Bell v. ThomasAnnotate this Case
109 A.2d 580 (1954)
Lena BELL, Appellant, v. Waddell R. THOMAS, trading as Metropolis Realty & Investment Co., Appellee.
Municipal Court of Appeals for the District of Columbia.
Submitted November 15, 1954.
Decided December 7, 1954.
Milton Conn and Jacob Gordon, Washington, D. C., for appellant.
Frank D. Reeves, Washington, D. C., for appellee.
Before CAYTON, Chief Judge, and HOOD and QUINN, Associate Judges.
CAYTON, Chief Judge.
A broker sued for a commission allegedly earned. One defense to the claim was that the broker had not produced a purchaser ready, able and willing to perform in accordance with the listing agreement. Another defense, asserted in an additional answer and in brief and oral argument, and later by motion for judgment non obstante, was that plaintiff's suit should be dismissed because he had failed to prosecute it with diligence. The trial court rejected both defenses and ordered judgment for plaintiff. Defendant brings this appeal.
We need only consider the second defense. The action was filed April 13, 1949. Defendant answered promptly and the case was calendared on May 17, 1949, as ready for trial, and the assignment commissioner set the trial date for June 23, 1950. On that date the case was "returned to the files" and removed from the trial calendar. It was not until 41 months later that the case was ordered calendared for trial and the trial was not had until five years after the filing date. The assignment commissioner gave testimony that the case could have been reached for trial when it was first set, in June 1950; that it could have been reached within 7 to 12 months thereafter if again calendared, and that the waiting period became shorter as time went on. Thus we have a situation in which a plaintiff neglected for more than three years to take any steps to have his case tried. In the transcript, which has come to us from the trial court, there is not a word to explain or excuse this long delay, nor has appellee offered any explanation in this court. He declined to file a brief on appeal, but instead filed a memorandum denouncing the appeal as "frivolous" and stating that because appellant has departed the jurisdiction, leaving no assets here, appellee was unwilling to incur the expense of defending this appeal.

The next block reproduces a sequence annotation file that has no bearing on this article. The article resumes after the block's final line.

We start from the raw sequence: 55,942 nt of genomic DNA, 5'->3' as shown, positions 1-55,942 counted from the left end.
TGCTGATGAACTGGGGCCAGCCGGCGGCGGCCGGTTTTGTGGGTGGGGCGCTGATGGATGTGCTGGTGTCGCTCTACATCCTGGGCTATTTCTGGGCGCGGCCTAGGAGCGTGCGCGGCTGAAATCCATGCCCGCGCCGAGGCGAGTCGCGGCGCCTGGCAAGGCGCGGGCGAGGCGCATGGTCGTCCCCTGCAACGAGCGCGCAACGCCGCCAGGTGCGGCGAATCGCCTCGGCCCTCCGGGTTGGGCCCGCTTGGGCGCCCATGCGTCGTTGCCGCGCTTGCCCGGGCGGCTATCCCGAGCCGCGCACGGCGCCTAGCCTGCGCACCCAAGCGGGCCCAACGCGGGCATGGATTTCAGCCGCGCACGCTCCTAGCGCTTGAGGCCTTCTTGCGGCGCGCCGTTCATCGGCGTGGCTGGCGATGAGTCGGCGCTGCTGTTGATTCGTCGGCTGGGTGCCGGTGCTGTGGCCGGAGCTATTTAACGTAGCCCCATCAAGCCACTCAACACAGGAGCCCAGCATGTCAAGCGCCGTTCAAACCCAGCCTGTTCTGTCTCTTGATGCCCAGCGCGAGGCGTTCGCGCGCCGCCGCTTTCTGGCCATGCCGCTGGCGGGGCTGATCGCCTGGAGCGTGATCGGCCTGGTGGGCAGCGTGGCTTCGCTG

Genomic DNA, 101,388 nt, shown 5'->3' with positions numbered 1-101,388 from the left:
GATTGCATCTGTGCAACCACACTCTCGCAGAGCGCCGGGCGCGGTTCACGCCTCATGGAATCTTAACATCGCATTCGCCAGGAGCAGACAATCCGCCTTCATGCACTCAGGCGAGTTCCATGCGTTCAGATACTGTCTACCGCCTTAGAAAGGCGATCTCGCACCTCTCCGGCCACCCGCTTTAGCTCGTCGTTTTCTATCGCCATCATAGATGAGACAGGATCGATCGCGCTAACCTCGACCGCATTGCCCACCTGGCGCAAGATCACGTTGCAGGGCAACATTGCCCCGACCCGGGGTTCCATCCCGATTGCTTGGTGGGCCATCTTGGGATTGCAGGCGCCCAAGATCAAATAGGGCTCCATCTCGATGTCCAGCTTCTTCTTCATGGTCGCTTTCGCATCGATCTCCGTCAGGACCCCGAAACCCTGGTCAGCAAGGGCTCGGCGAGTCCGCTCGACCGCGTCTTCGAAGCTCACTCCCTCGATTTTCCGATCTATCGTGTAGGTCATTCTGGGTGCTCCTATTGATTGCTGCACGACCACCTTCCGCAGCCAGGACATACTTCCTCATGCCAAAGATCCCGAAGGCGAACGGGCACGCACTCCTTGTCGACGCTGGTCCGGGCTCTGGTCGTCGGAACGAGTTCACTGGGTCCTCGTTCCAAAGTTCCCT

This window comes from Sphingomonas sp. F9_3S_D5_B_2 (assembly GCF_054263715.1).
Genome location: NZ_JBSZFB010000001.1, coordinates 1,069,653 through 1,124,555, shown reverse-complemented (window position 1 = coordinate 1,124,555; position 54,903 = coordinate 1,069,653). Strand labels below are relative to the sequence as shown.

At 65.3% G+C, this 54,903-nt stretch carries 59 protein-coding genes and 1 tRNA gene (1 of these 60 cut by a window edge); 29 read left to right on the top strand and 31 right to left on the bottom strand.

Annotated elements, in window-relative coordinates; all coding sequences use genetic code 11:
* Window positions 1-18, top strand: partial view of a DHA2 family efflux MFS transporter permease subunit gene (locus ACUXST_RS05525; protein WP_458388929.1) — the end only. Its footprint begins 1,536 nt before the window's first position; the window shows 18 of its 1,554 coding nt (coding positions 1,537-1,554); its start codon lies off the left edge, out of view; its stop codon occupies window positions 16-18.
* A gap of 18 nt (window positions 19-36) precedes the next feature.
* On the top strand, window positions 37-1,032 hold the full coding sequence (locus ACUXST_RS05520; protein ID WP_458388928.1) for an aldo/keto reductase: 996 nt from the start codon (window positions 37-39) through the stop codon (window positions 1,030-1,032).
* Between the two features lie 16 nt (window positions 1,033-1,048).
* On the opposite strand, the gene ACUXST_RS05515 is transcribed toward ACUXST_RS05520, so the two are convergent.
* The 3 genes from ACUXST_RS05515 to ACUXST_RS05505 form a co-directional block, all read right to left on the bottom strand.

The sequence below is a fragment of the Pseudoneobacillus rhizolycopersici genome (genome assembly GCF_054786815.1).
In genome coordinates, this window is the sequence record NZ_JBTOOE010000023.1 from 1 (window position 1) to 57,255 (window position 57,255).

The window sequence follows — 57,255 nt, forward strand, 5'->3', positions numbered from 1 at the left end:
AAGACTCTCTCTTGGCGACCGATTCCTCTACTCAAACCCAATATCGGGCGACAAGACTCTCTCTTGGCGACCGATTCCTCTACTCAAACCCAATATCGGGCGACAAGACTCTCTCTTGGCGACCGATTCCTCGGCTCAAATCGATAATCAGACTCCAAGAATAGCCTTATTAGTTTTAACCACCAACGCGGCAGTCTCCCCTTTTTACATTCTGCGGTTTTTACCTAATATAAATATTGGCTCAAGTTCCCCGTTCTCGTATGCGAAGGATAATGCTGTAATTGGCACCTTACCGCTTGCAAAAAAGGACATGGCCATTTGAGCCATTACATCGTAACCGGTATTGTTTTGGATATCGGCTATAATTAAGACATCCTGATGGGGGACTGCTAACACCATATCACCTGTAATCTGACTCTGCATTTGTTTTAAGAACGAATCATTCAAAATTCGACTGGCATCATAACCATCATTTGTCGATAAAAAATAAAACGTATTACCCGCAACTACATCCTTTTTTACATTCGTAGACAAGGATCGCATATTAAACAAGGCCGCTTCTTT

Earlier this year we held that a delay of 32 months in having process served entitled the defendant to a dismissal for lack of diligent prosecution, and that it was an abuse of discretion to rule otherwise. Steele v. General Baking Co., D.C.Mun. App., 101 A.2d 845. Before that, in Slater v. Cannon, D.C.Mun.App., 93 A.2d 92, we had pointed out that defendants were to be *581 relieved of the difficulty of meeting stale claims and that the Municipal Court had the right under its rule 41(b), or under its inherent power, to dismiss for want of diligence in prosecution. The soundness of that ruling is graphically illustrated in the case before us. It was apparent that every witness at the trial had some difficulty in remembering one or more phases of the transaction because of the long lapse of time, and that the court could not have the benefit of that freshness of narrative which is necessary to a sound and just decision. We must rule that the trial judge abused his discretion in refusing to enter a judgment of dismissal.